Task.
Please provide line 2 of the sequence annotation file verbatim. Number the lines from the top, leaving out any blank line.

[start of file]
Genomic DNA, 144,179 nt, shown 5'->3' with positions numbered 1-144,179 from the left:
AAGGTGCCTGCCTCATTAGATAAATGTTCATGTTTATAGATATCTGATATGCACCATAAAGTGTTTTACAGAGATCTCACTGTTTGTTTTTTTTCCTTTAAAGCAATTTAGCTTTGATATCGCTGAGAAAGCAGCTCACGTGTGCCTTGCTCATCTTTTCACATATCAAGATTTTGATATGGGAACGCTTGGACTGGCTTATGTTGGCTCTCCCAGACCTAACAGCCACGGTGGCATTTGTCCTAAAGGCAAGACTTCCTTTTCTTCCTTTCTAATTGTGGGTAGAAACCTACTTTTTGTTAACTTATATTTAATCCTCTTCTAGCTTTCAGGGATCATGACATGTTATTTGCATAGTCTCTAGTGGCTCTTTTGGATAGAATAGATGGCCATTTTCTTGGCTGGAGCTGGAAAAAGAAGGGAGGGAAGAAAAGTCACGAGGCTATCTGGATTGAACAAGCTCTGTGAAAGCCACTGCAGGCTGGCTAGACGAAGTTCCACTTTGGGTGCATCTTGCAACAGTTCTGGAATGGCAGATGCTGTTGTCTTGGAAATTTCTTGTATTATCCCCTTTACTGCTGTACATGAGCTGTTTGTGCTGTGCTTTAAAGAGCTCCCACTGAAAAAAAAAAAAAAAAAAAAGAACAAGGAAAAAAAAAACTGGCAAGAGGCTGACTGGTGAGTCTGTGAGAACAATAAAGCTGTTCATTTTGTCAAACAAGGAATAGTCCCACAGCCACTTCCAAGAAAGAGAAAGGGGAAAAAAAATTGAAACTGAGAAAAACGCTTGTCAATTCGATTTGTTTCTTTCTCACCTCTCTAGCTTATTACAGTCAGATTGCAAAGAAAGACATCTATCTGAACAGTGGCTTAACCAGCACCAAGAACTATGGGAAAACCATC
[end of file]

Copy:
AAGGTGCCTGCCTCATTAGATAAATGTTCATGTTTATAGATATCTGATATGCACCATAAAGTGTTTTACAGAGATCTCACTGTTTGTTTTTTTTCCTTTAAAGCAATTTAGCTTTGATATCGCTGAGAAAGCAGCTCACGTGTGCCTTGCTCATCTTTTCACATATCAAGATTTTGATATGGGAACGCTTGGACTGGCTTATGTTGGCTCTCCCAGACCTAACAGCCACGGTGGCATTTGTCCTAAAGGCAAGACTTCCTTTTCTTCCTTTCTAATTGTGGGTAGAAACCTACTTTTTGTTAACTTATATTTAATCCTCTTCTAGCTTTCAGGGATCATGACATGTTATTTGCATAGTCTCTAGTGGCTCTTTTGGATAGAATAGATGGCCATTTTCTTGGCTGGAGCTGGAAAAAGAAGGGAGGGAAGAAAAGTCACGAGGCTATCTGGATTGAACAAGCTCTGTGAAAGCCACTGCAGGCTGGCTAGACGAAGTTCCACTTTGGGTGCATCTTGCAACAGTTCTGGAATGGCAGATGCTGTTGTCTTGGAAATTTCTTGTATTATCCCCTTTACTGCTGTACATGAGCTGTTTGTGCTGTGCTTTAAAGAGCTCCCACTGAAAAAAAAAAAAAAAAAAAAGAACAAGGAAAAAAAAAACTGGCAAGAGGCTGACTGGTGAGTCTGTGAGAACAATAAAGCTGTTCATTTTGTCAAACAAGGAATAGTCCCACAGCCACTTCCAAGAAAGAGAAAGGGGAAAAAAAATTGAAACTGAGAAAAACGCTTGTCAATTCGATTTGTTTCTTTCTCACCTCTCTAGCTTATTACAGTCAGATTGCAAAGAAAGACATCTATCTGAACAGTGGCTTAACCAGCACCAAGAACTATGGGAAAACCATC